Sunday, June 25, 2006
I know why people get vinyl windows...
Prior to now I had always thought of a number of practical reasons why someone would trade the windows in for vinyl replacement windows: cost, ignorance, misguided or non-existent sense of style, alleged energy efficiency, noise redution, etc. But, with my current project rehabbing the courtyard doors and windows I've come to the conclusion that it's really an issue of physical exhaustion. Here's about where I am right now:
At the very least it's a four-step process to do it correctly:
- Sanding (this is actually two-steps: 60 grit to "dig out" spots where the paint peeled and 150 grit to clean it all up)
- 1st Color Coat
- 2nd Color Coat
That's my workflow for "pretty nice." Rushing I can do it in about 5 hours per door or window including masking, dry times, and cleanup. After the courtyard I've got 3 more doors, 2 more full-height windows, and 4 half-windows. Yay! Here's a lcoser look at the sanding. As you can see, it's the bottoms that get the most wear and need the most prep.
Something interesting...is that little window on the bottom. Since moving in I've tried to get it to open without luck. Finally, I got a razor blade and cut the paint on the outside. I found something pretty interesting:
I think the last time it was opened was over 20 years ago.
Monday, June 19, 2006
Don't Breathe the Fumes
With spending more time in the pool I've begun to notice a lot more in the back pool area that bugs me. Take, for example, the multi-hued nature of fascia boards. Some were white, some are dark blue, and in the back by the pool they were a pastel blue color:
...and on the house:
I'm slowly but surely carrying out my plan of blue-radication. I want to make the fascia boards all around the house consistent so they got the same silvery-grey treatment as the front.
I know it's not that big of a change. But just try and envision it with the dark beams and the doors and windows appropriately painted.
About those fumes...
I had two other side projects as well. One of the biggest eyesores in my pool area is the pool equipment. The location is dubious -- so much so that every week while cleaning I practically trip over it and exclaim, "Why the !*$*!#$* did they put the pool equipment here?" So I had several options: 1. Pay to have it moved ($$$$$$$$$), 2. Build a cover, 3. Somehow make it look cool. Here's what I did:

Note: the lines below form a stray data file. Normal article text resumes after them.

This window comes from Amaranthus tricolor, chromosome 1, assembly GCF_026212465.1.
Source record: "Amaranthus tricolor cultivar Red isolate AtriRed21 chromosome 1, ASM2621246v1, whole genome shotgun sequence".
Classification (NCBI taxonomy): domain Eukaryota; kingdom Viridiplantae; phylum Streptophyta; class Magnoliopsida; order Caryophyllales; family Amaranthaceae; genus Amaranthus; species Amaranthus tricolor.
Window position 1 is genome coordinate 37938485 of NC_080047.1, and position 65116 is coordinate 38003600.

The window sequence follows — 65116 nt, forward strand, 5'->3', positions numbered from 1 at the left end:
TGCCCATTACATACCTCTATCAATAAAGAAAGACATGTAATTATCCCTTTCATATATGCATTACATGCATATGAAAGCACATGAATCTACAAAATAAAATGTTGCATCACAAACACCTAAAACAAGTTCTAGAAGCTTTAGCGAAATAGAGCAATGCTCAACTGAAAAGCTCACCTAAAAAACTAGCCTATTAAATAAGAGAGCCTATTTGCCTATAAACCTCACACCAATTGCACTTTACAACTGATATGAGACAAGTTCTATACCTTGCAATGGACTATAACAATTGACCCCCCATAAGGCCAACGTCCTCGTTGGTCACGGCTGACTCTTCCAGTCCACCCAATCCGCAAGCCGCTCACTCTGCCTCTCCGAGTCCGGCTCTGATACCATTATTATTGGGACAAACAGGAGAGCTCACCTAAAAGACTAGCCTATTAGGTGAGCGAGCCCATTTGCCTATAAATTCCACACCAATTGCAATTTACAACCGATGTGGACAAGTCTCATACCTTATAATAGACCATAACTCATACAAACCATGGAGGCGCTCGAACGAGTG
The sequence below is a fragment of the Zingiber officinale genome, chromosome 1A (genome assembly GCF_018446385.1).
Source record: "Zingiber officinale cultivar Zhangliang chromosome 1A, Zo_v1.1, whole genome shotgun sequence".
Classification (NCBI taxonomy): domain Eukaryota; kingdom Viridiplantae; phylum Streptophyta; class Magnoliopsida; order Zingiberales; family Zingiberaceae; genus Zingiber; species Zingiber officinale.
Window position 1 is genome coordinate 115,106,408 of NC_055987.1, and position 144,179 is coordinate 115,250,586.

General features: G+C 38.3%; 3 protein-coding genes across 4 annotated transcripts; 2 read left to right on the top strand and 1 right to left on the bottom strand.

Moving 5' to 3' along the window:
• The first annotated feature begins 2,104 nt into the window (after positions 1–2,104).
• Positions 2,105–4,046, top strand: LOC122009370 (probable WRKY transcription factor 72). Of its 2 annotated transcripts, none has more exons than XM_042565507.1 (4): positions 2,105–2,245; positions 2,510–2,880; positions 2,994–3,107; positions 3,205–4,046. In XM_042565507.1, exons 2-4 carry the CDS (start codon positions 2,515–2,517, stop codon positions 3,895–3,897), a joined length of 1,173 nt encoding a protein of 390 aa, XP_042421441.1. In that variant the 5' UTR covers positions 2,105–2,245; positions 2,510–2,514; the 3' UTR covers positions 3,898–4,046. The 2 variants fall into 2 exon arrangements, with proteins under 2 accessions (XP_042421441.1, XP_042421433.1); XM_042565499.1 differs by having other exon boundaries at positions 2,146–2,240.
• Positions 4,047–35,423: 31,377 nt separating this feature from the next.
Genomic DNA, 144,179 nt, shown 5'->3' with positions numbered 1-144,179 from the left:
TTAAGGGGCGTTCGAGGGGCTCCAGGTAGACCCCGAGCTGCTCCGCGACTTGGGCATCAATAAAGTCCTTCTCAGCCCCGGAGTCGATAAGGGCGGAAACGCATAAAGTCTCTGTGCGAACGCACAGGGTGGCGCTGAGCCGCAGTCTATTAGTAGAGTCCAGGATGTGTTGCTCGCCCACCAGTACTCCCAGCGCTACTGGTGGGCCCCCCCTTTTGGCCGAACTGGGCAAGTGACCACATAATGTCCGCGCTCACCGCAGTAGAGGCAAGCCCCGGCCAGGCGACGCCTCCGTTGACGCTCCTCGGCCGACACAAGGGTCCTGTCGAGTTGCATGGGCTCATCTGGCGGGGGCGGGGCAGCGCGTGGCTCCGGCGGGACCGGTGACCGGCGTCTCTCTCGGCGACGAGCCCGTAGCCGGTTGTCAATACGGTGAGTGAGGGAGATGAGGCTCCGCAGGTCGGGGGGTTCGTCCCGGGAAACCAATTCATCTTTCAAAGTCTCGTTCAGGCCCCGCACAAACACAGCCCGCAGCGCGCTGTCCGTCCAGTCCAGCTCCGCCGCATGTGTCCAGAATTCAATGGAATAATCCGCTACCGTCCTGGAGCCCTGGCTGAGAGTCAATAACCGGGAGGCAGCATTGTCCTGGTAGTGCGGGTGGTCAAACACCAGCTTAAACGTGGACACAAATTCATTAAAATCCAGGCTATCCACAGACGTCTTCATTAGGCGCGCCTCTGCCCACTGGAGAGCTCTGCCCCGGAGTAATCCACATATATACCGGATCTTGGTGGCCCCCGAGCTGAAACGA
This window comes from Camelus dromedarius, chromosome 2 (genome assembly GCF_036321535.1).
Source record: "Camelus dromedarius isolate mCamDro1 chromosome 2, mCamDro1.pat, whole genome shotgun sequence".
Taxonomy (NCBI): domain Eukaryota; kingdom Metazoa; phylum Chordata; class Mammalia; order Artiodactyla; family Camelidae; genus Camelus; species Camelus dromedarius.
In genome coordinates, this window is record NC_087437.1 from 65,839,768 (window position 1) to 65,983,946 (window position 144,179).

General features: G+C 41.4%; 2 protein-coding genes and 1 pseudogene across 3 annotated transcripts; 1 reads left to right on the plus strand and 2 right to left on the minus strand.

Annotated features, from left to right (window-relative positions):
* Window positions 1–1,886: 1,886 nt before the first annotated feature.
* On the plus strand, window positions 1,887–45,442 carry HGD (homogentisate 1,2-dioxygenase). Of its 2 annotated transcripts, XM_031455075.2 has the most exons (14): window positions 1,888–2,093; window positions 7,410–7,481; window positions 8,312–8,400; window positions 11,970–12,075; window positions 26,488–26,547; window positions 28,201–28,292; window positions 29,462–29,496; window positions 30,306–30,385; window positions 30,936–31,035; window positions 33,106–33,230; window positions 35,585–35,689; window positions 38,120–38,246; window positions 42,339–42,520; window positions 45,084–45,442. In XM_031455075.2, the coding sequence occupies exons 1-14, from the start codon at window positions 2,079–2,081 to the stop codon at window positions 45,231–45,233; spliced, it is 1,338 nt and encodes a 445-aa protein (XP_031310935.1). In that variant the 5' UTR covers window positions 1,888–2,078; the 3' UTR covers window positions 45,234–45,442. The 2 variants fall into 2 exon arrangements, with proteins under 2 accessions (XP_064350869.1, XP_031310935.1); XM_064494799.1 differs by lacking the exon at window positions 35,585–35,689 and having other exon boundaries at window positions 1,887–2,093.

We've gone from an ugly necessity of pool sanitation to what looks like a piece of post-modern art produced by a 1st year mechanical engineering student on a bender.
But wait, there's more!
My headache wasn't bad enough as a result of the pool equipment painting so I decided to tackle a rather ugly (and rusting) metal fence nearby. At first I was doing it purely for aesthetics but as a progressed I realized the rust was farther along than I thought and this paint includes built-in rust inhibitor. So, as my favorite perpetrator of securities fraud would say, "It's a good thing!"
I really like the exterior aluminum / stainless steel / satin chrome acceents on the house. I'm also pleasantly surprised with the quality of the paint. The fence looks great at anything more than 1ft and the pool equipment looks pretty good. I think I may do a light sanding and 2nd coat on the pool equipment (at least the big areas) to get more even consistency. I did no surface prep at all this time.
Monday, June 12, 2006
WHAT I DID GET DONE
I've been a bit hesitant to write this up since I'm a bit disappointed in the results. Unless you were born into a family of builders like this guy (whose restovation I greatly admire Drummond House ) you'll find yourself having some moments of disappointment. And those of you who have even "dabbled" in home improvement have assuredly experienced this. For me, it's the thought that comes from spending 4 hours on something -- taking care to try and do it "right" -- only to find that the results reek of lazy corner-cutting.
I wish someone would make a comprehensive book with best practices for home restoration -- something that at least gives a good starting point for thing like removing flakey paint, treating the wood, and repainting. A comprehensive "restoration guide." Unfortunately, if it exists, I haven't found it yet.
This was on a side of the house not really visible from anywhere around the yard and as far as I can tell, had only been painted 3 times in the last 51 years. I whipped out the handy paint scraper (great exercise, btw) and even have some battle scars. Unfortunately, the scraper tore of the wood pretty good, which isn't surprising in hindsight given the state of neglect. I followed up with an orbital sander using 100 grit. Then I primed and painted:
This photo doesn't really show it but that fascia board is more pock-marked than a sophomore band geek's face. You can't really see it unless you're A. in my neighbor's yard or B. on a ladder next to it in mine. But still...it bugs me. Should I have used a wire brush attachment on my drill instead? Anyhow, it's a lot better than it was, but I'm still a little disappointed.